In today's religious (or nonreligious) climate my mother's views may not seem exceptional. They would easily fit into the world of the late 20th century. But she was born in 1887 and grew up in the heyday of the Victorian era — a climate that made such views as she held almost heretical. As she grew into womanhood, this country was recovering from the strictures of 19th-century evangelism and the throes of World War I. Added to that were the climate of the "Roaring Twenties," the controversy over the Scopes "Monkey Trial," and the agitation over votes and other rights for women. The resulting contradictions are illustrated in a conversation that my mother reported overhearing on a Pullman car: Three women, returning home from a church convention, were discussing its decision to abolish the doctrine of infant damnation. They expressed approval of that action but also wondered if the delegates should not have made the decree retroactive, thus rescuing the previously damned infants out of an eternity in hell.

Another part of my journey was attending Friends schools from Kindergarten through 12th grade. For the first three years I went to Friends Seminary on 15th Street and we lived directly across the street from the school. It was a Hicksite school, where there were only four Quaker pupils out of a student body of two or three hundred. I would say that at that time it did not project much Quakerism.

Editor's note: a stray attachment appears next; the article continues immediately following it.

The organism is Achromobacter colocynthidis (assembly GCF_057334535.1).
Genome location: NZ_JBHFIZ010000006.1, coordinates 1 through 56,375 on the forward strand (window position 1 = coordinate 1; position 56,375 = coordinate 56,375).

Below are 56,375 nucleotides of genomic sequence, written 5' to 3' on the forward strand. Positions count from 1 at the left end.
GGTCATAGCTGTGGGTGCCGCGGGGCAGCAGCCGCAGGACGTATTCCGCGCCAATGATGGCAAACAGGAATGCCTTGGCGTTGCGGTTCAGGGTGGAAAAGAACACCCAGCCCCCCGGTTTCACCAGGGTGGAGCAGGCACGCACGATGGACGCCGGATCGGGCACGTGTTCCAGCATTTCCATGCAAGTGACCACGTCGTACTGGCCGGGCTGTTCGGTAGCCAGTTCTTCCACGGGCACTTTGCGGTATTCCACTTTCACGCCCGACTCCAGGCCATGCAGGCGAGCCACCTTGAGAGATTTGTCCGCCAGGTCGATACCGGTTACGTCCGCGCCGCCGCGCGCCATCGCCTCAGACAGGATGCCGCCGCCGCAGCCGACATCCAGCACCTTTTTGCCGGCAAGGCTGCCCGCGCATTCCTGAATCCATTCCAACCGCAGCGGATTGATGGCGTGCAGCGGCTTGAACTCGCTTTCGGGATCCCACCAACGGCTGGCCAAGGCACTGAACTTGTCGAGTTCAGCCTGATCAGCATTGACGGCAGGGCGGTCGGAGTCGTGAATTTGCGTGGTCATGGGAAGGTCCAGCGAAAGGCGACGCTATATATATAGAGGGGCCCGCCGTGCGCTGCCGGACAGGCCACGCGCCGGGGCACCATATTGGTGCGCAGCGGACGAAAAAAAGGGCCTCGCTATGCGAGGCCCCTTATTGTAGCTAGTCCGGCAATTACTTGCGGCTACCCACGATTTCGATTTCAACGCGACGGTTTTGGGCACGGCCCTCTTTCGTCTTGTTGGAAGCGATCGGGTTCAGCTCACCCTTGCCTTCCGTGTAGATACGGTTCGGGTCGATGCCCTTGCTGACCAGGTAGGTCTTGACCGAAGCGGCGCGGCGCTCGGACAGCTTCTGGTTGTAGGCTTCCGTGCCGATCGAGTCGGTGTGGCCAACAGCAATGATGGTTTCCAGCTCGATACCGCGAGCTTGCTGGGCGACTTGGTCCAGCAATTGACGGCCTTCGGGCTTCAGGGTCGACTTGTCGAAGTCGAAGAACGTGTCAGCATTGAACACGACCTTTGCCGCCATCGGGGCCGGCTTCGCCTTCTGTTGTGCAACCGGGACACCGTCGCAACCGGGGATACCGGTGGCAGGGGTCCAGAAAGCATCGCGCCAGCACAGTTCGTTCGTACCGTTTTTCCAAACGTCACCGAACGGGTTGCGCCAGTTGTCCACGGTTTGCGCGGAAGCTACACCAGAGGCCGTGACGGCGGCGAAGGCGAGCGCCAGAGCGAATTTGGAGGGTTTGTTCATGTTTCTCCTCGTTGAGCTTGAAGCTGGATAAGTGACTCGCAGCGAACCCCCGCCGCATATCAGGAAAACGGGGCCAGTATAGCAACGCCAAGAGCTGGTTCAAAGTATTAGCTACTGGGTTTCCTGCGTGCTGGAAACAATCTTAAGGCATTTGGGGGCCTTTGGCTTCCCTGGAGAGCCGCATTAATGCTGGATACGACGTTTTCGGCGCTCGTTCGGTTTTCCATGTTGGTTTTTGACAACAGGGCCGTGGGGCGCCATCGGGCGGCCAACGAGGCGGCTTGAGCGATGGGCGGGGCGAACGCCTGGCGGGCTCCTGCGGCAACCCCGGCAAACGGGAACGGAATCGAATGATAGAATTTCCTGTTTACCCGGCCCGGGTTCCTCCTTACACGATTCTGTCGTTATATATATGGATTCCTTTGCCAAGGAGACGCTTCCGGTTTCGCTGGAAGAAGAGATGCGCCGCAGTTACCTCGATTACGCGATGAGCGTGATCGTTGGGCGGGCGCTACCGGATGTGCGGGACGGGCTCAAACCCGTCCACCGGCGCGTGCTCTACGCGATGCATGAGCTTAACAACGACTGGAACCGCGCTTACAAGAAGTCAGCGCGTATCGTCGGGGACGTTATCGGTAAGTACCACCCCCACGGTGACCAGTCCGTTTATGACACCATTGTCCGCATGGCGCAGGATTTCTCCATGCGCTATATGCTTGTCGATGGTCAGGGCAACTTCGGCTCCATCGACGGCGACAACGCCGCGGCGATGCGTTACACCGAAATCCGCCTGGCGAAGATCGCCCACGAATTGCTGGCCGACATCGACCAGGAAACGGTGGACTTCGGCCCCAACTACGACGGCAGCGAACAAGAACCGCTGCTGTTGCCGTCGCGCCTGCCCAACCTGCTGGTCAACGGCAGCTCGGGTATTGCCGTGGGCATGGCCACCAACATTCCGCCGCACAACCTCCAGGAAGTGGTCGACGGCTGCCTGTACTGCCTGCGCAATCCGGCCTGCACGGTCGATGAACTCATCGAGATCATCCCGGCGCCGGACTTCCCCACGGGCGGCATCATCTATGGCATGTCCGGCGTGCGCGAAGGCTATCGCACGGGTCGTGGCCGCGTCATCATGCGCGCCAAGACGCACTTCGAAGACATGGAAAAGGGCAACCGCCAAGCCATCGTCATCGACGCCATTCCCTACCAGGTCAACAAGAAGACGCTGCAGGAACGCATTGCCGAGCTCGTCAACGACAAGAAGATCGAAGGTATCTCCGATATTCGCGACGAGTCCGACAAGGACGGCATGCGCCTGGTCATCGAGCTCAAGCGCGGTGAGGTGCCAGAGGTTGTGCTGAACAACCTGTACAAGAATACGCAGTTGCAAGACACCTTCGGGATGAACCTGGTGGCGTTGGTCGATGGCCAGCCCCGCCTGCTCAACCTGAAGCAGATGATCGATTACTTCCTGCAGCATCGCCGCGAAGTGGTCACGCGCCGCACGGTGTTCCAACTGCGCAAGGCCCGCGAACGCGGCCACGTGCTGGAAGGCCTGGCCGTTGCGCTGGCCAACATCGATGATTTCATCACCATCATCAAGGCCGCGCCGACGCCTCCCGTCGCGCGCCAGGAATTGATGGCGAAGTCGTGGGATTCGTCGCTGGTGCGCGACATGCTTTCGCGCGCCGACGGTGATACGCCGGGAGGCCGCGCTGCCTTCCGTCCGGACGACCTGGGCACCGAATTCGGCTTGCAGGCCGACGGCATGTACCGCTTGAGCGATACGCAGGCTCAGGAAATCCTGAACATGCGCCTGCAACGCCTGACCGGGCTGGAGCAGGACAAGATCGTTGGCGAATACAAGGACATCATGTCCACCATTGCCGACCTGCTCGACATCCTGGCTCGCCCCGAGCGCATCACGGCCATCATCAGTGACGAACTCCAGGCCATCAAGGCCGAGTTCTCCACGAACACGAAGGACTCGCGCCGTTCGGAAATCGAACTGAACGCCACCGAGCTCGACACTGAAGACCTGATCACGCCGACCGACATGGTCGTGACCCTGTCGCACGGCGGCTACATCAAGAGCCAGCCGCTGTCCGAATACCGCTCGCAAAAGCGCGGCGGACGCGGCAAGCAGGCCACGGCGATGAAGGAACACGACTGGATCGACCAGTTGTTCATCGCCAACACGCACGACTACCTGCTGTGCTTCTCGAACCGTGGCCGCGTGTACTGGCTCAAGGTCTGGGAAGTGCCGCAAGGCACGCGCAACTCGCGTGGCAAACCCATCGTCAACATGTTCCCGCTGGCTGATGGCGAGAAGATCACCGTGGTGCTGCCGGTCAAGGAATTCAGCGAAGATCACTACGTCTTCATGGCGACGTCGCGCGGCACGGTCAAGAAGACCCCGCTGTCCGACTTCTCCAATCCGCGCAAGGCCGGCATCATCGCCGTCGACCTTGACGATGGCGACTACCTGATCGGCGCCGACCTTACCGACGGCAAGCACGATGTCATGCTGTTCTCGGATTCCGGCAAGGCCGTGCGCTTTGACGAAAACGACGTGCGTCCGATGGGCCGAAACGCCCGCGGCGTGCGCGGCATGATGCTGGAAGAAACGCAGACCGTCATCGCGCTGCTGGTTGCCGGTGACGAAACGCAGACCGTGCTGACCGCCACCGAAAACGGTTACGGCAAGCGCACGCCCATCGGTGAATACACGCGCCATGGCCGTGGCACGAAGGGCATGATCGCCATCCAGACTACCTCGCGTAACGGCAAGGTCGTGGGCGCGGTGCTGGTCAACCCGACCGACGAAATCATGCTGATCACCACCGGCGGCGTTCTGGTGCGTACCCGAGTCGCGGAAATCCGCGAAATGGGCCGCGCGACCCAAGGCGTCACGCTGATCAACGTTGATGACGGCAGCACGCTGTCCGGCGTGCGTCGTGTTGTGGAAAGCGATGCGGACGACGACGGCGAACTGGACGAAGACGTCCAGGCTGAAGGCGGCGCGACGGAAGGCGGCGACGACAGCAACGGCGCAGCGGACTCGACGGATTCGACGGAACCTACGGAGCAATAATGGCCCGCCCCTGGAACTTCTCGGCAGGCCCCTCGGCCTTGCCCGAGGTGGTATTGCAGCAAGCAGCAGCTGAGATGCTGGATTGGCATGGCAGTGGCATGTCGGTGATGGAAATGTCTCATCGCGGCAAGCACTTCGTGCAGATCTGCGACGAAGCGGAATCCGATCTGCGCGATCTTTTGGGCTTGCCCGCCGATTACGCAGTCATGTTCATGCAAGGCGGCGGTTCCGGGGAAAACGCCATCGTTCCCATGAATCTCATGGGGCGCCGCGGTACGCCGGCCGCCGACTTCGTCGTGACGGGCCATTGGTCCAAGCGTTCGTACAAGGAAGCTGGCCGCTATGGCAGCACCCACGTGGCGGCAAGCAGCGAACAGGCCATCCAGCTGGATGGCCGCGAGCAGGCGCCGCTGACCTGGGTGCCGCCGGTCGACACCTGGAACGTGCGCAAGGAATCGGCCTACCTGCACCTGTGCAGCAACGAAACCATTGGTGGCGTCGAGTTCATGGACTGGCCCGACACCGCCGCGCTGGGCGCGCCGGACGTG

From the fourth grade on I attended Westtown, a Philadelphia Orthodox school. During those years it was my only community, for we lived near the campus and I had few other regular social contacts. In school we were given Bible studies every year, and in the tenth grade we had a required course on Quakerism. As a part of living in Quaker communities, I was also exposed, of course, to regular doses of First Day school!

Reviewing milestones on this universalist journey of mine, there are certain events which stand out. One of these occurred when I was about ten. A classmate of mine told me the following story about her four-year-old sister. I still enjoy its humor and its message.

A dear Friend of sweet earnestness and understanding love was teaching her infant class at First Day school. She carefully explained to the children that God was to be found everywhere. When the sister of my friend returned home, the child went to her room. There she opened her bureau drawer and said, "God's in there!" She went to her closet and opened its door and repeated, "God's in there!" Finally she looked under her bed and repeated her statement. Whereupon she stood in the center of her room, arms akimbo, and emphatically proclaimed, "I don't believe a damn word of it!"

Those were and still are my sentiments as well.

Somewhere, too, in those early years at Westtown, I was introduced to Job. The event in his life that I remember and cherish was his direct reply to the Jews. When they taunted him about God's apparent lack of support for him "shown" by the travails heaped upon him, he sternly told them: "No doubt but ye are the people, and wisdom shall die with you."10 The understanding that it was all right to question the arrogant and the opinionated confirmed to me that no one, no religion, no nation had a patent on the Truth.